Iowa's Nile Kinnick has been named Big Ten Icon No. 7 by the Big Ten Network. Big Ten Icons continues at 5:30 PM ET on Sunday with a profile of the revered 1939 Heisman Trophy winner and namesake of the Hawkeyes' football stadium. Kinnick's jersey number 24 is one of only two numbers retired by the Hawkeyes. He was inducted into the inaugural class of the College Football Hall of Fame in 1951. The native of Adel, Iowa, stood just 5-foot-8 and weighed 170 pounds, but did it all for the Hawkeyes, serving as a halfback, defensive back and punter on the football team, and was the basketball team's second-leading scorer as a sophomore.
As a senior, Kinnick was elected the University of Iowa's class president. On the football field, the 1939 Hawkeyes were known as "The Ironmen" and are still regarded as one of the best teams in school history. The Hawkeyes posted a 6-1-1 record under new coach Eddie Anderson, and Kinnick earned much of the credit. He threw for 638 yards and 11 touchdowns on only 31 passes, and ran for 374 yards and five touchdowns. In all, Kinnick accounted for 107 of Iowa's 130 points - and that was just on offense. Defensively, Kinnick set a new Iowa record with eight interceptions that still stands today. Kinnick not only won the Heisman Trophy, but was a consensus first team All-American, the winner of the Chicago Tribune's Silver Football, as the Big Ten's Most Valuable Player; the Walter Camp Award; the Maxwell Award; and the Associated Press' Male Athlete of the Year, trumping New York Yankees great Joe DiMaggio and boxing champion Joe Louis.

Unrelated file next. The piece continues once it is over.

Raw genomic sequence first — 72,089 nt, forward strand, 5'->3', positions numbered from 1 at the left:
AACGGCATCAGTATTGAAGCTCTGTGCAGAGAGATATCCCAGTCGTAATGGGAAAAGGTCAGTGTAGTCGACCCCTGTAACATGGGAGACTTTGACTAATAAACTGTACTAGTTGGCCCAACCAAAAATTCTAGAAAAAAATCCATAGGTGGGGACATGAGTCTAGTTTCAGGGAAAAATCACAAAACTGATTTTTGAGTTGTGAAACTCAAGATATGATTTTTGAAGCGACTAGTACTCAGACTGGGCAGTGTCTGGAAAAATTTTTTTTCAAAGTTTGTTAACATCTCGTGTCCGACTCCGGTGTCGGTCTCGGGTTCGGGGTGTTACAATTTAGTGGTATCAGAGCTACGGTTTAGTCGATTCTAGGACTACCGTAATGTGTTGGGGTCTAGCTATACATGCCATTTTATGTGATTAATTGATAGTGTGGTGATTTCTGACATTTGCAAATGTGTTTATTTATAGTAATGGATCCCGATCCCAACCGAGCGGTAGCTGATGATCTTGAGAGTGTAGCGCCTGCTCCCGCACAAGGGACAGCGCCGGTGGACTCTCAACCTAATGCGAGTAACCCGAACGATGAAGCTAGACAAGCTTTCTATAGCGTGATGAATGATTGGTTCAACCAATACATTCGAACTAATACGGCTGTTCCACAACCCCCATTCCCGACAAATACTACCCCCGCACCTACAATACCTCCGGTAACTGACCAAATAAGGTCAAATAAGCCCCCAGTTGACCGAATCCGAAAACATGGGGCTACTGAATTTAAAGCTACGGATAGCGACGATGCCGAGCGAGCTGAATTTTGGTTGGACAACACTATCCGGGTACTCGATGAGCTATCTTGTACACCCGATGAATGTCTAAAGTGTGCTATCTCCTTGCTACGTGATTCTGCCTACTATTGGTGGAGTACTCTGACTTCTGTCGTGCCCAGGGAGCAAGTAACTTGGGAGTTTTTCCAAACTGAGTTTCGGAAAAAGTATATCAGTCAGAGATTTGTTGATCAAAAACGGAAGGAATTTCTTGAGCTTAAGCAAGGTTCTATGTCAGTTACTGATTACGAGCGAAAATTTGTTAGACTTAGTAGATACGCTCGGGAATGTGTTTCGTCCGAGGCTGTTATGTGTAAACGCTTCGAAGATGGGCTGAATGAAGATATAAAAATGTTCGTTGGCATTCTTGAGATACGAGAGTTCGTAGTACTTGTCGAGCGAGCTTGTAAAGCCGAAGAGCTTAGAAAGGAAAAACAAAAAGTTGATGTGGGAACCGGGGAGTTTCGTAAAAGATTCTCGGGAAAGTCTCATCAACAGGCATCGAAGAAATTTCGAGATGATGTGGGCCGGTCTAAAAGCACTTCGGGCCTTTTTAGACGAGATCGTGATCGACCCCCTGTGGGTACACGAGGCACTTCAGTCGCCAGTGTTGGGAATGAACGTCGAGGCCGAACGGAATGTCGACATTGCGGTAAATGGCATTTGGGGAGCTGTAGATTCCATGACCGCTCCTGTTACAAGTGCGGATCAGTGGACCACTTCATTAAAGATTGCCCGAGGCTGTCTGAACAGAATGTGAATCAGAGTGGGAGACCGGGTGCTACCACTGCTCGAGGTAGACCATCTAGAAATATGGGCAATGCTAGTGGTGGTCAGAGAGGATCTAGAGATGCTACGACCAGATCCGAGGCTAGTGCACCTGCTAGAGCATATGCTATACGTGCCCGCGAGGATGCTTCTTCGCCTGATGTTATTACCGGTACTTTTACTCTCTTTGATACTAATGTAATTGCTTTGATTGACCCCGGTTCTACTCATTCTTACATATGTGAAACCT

At the Heisman dinner in New York, two years before the United States entered World War II, Kinnick delivered a passionate, patriotic speech that reportedly caused the 700 people in attendance to give him a standing ovation. The Boston Post's Bill Cunningham covered the event and wrote, "This country's OK as long as it's producing Nile Kinnicks. The football part is incidental."
At his graduation the following spring, Kinnick delivered the commencement speech for the university's class of 1940. He turned down several opportunities to play professional football and a contract offer from the Yankees, and elected to attend Iowa law school, where he was third in his class after one year. Kinnick joined the Naval Air Reserve in 1941 and was training to be a fighter pilot. He died in June 1943 during a routine training flight off the coast of Venezuela.